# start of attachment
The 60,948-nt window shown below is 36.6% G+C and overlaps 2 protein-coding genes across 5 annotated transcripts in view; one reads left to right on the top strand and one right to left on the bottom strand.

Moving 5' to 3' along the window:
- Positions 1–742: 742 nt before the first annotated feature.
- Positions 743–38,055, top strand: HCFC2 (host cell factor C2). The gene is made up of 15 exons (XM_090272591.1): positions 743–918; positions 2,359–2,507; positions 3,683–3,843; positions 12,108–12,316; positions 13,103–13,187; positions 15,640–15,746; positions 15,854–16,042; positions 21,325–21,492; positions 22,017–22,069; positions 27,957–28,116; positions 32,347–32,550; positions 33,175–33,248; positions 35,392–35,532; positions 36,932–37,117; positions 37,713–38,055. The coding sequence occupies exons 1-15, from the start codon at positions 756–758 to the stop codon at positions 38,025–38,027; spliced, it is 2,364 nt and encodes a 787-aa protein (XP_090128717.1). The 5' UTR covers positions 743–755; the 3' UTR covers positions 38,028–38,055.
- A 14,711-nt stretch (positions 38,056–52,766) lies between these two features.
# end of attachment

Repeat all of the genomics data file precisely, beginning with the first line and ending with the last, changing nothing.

The 60,948-nt window shown below is 36.6% G+C and overlaps 2 protein-coding genes across 5 annotated transcripts in view; one reads left to right on the top strand and one right to left on the bottom strand.

Moving 5' to 3' along the window:
- Positions 1–742: 742 nt before the first annotated feature.
- Positions 743–38,055, top strand: HCFC2 (host cell factor C2). The gene is made up of 15 exons (XM_090272591.1): positions 743–918; positions 2,359–2,507; positions 3,683–3,843; positions 12,108–12,316; positions 13,103–13,187; positions 15,640–15,746; positions 15,854–16,042; positions 21,325–21,492; positions 22,017–22,069; positions 27,957–28,116; positions 32,347–32,550; positions 33,175–33,248; positions 35,392–35,532; positions 36,932–37,117; positions 37,713–38,055. The coding sequence occupies exons 1-15, from the start codon at positions 756–758 to the stop codon at positions 38,025–38,027; spliced, it is 2,364 nt and encodes a 787-aa protein (XP_090128717.1). The 5' UTR covers positions 743–755; the 3' UTR covers positions 38,028–38,055.
- A 14,711-nt stretch (positions 38,056–52,766) lies between these two features.